In social science, agency is the capacity of individuals to act independently and to make their own free choices.
My daughter asked me to teach her 4 her old son, my gorgeous grandson, how to write numbers. Now I willingly take every opportunity to teach. A comment was once made that if I could I would teach a goldfish to dance. It was made after I had spoken about how I had trained my cat to do tricks like a dog. She would sit, roll over, wait etc. Jess, was a delicious cat who would do anything to be stroked. That was the was the way I trained Jess. Strokes in exchange for doing the trick.
I think it is clear that we would not use such a simplistic behavioural technique to teach children in school. Although all teaching will have some element of reward based training. In teaching we would be aiming to support intrinsic rewards, the value a learner puts on the success they gain from being able to complete a problem, for example.
So what does this have to do with agency? My grandson, Kyran (pronounced as in Kieran), said he did not want to learn how to write numbers. He and I have a great relationship so after asking him why. He said that he could not do it. I said that he could as I would teach him and related how I had taught him other stuff. To count to 100, build a very tall lego tower and also, critically, to type his name and to recognise numbers on a computer. He learned this stuff quite easily so I knew he certainly could write numbers.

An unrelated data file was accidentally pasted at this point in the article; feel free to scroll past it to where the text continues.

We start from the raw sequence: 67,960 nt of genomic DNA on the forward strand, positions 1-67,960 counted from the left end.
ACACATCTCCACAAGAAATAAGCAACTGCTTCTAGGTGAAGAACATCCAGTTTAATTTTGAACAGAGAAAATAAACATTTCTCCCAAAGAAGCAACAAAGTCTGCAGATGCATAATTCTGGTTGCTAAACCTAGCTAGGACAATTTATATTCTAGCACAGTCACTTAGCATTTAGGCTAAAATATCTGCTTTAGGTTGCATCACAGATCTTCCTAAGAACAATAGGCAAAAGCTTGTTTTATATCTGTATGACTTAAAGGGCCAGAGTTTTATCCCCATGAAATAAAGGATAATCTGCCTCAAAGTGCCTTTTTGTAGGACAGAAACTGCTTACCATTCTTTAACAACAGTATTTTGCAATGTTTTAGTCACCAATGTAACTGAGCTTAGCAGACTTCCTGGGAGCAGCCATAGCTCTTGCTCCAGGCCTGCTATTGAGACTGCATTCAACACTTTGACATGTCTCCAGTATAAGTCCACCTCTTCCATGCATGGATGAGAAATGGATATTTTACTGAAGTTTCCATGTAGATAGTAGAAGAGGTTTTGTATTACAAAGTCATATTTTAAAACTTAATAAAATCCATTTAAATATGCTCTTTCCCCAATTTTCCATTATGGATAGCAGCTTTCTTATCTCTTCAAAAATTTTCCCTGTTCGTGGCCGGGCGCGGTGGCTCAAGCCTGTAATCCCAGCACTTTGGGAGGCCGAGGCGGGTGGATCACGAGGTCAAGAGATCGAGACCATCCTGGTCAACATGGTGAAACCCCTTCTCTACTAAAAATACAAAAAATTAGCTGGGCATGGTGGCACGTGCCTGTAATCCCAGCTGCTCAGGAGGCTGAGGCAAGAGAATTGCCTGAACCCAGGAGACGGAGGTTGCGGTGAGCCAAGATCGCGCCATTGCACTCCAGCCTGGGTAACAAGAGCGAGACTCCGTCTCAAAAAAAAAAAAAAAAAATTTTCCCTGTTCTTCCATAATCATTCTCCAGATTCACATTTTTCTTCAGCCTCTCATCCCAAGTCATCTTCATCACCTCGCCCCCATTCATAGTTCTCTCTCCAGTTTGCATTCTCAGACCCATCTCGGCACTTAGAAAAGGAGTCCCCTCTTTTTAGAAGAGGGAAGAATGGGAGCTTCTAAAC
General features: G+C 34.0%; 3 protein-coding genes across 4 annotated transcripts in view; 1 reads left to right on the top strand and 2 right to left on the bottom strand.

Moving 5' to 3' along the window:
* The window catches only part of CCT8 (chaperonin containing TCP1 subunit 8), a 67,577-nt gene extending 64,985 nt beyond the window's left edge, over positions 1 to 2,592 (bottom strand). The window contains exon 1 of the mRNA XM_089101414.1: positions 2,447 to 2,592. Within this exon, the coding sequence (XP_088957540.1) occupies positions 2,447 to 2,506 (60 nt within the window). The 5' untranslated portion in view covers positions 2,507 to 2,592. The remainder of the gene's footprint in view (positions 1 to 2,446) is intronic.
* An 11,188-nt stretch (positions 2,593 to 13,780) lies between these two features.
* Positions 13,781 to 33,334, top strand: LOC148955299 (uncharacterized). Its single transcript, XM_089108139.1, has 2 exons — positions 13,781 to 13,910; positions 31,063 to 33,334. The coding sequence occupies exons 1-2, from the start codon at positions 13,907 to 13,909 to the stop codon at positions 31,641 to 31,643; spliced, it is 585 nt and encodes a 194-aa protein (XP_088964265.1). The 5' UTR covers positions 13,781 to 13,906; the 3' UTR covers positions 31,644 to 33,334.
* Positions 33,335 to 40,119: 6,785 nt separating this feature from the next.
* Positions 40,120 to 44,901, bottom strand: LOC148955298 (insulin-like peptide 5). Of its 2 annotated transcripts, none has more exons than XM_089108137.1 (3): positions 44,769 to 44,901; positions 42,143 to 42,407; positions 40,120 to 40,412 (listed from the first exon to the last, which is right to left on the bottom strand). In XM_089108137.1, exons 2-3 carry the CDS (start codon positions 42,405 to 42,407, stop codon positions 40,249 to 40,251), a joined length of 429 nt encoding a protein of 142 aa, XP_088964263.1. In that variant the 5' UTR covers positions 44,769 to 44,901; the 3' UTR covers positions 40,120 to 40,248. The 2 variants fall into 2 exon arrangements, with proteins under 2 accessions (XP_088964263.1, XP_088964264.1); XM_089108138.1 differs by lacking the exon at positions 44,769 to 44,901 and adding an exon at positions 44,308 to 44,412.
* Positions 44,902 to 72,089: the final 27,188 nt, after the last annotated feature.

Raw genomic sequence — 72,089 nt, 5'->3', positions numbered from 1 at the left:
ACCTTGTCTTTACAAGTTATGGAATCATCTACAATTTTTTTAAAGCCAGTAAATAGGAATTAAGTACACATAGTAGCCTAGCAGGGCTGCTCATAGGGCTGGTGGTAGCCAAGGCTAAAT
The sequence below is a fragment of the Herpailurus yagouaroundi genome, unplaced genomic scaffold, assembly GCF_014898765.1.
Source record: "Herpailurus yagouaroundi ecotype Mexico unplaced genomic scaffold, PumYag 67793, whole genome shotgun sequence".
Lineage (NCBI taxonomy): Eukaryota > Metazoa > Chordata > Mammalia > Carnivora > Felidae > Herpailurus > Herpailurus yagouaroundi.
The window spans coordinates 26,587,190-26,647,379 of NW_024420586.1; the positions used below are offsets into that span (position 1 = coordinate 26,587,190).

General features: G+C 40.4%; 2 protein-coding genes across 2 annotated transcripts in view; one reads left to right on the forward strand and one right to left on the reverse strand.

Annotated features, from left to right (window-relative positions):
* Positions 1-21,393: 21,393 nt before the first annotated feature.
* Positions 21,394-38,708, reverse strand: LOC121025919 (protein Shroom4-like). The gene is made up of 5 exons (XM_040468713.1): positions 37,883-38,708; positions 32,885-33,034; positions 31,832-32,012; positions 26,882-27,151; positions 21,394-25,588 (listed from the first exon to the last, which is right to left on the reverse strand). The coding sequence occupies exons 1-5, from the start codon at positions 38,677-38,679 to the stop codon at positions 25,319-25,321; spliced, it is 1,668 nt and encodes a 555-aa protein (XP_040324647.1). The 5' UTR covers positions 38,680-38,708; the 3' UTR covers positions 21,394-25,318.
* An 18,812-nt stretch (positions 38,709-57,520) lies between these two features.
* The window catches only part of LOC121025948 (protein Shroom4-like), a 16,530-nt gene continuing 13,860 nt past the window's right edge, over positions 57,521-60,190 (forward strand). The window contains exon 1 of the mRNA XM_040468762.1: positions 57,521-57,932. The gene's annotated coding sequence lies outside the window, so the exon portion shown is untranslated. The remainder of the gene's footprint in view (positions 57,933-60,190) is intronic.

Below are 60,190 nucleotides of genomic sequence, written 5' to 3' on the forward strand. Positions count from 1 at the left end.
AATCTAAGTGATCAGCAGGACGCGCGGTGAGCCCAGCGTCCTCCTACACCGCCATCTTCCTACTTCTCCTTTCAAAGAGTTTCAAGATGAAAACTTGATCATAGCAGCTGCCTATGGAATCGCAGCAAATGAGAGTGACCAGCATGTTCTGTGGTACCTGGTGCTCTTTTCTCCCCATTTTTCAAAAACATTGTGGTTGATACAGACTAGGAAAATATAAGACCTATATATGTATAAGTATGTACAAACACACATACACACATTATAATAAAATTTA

He was choosing to avoid writing numbers. It was not that he could not. I said it was that he could not write number yet. I’ve done the growth mindset training 😀.
So I was then thinking about which number he should learn first. He is four years old so I choose 4. Not written like that but as three lines, two vertical and one horizontal. He likes being four years old. I drew the number 4 and explained the vertical and horizontal parts. He holds the pencil poorly but that will come in time. He immediately drew the number 4. Lots of praise (a bit like stroking the cat!). He can now write the number 4.
I then asked what number he would like to do next. He said 5. Too hard at the moment, I said so we drew the number one. Great success. Bit more practice and then there will be more tomorrow.
If I were to teach secondary pupils then I would not do much more for a reluctant pupil. Am I allowing a child to have agency? Is it harder to get young children to accept their responsibility for learning? Is that why agency seems to be a more important issue for teachers of young children than for teachers of older children? Do some teachers see valuing agency above valuing responsibility? Or what?